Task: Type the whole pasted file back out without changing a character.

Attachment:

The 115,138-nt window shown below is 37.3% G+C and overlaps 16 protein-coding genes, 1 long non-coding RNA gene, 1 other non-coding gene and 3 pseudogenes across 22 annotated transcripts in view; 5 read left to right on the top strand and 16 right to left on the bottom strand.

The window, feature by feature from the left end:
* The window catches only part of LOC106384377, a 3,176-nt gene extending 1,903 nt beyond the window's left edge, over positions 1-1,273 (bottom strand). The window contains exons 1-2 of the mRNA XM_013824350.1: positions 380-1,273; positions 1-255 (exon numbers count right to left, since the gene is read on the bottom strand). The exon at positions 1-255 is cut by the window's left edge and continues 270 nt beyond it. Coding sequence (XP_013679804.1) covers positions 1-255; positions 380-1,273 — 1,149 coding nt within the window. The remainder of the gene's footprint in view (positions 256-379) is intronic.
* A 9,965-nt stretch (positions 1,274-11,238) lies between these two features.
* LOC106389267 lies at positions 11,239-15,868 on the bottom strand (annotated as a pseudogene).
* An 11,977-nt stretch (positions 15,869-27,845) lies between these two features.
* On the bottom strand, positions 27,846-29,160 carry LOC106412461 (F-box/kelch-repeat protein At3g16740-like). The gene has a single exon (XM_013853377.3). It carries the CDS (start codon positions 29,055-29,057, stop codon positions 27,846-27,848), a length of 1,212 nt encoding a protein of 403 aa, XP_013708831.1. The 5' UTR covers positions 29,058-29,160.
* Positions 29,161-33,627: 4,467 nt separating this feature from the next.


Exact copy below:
The 115,138-nt window shown below is 37.3% G+C and overlaps 16 protein-coding genes, 1 long non-coding RNA gene, 1 other non-coding gene and 3 pseudogenes across 22 annotated transcripts in view; 5 read left to right on the top strand and 16 right to left on the bottom strand.

The window, feature by feature from the left end:
* The window catches only part of LOC106384377, a 3,176-nt gene extending 1,903 nt beyond the window's left edge, over positions 1-1,273 (bottom strand). The window contains exons 1-2 of the mRNA XM_013824350.1: positions 380-1,273; positions 1-255 (exon numbers count right to left, since the gene is read on the bottom strand). The exon at positions 1-255 is cut by the window's left edge and continues 270 nt beyond it. Coding sequence (XP_013679804.1) covers positions 1-255; positions 380-1,273 — 1,149 coding nt within the window. The remainder of the gene's footprint in view (positions 256-379) is intronic.
* A 9,965-nt stretch (positions 1,274-11,238) lies between these two features.
* LOC106389267 lies at positions 11,239-15,868 on the bottom strand (annotated as a pseudogene).
* An 11,977-nt stretch (positions 15,869-27,845) lies between these two features.
* On the bottom strand, positions 27,846-29,160 carry LOC106412461 (F-box/kelch-repeat protein At3g16740-like). The gene has a single exon (XM_013853377.3). It carries the CDS (start codon positions 29,055-29,057, stop codon positions 27,846-27,848), a length of 1,212 nt encoding a protein of 403 aa, XP_013708831.1. The 5' UTR covers positions 29,058-29,160.
* Positions 29,161-33,627: 4,467 nt separating this feature from the next.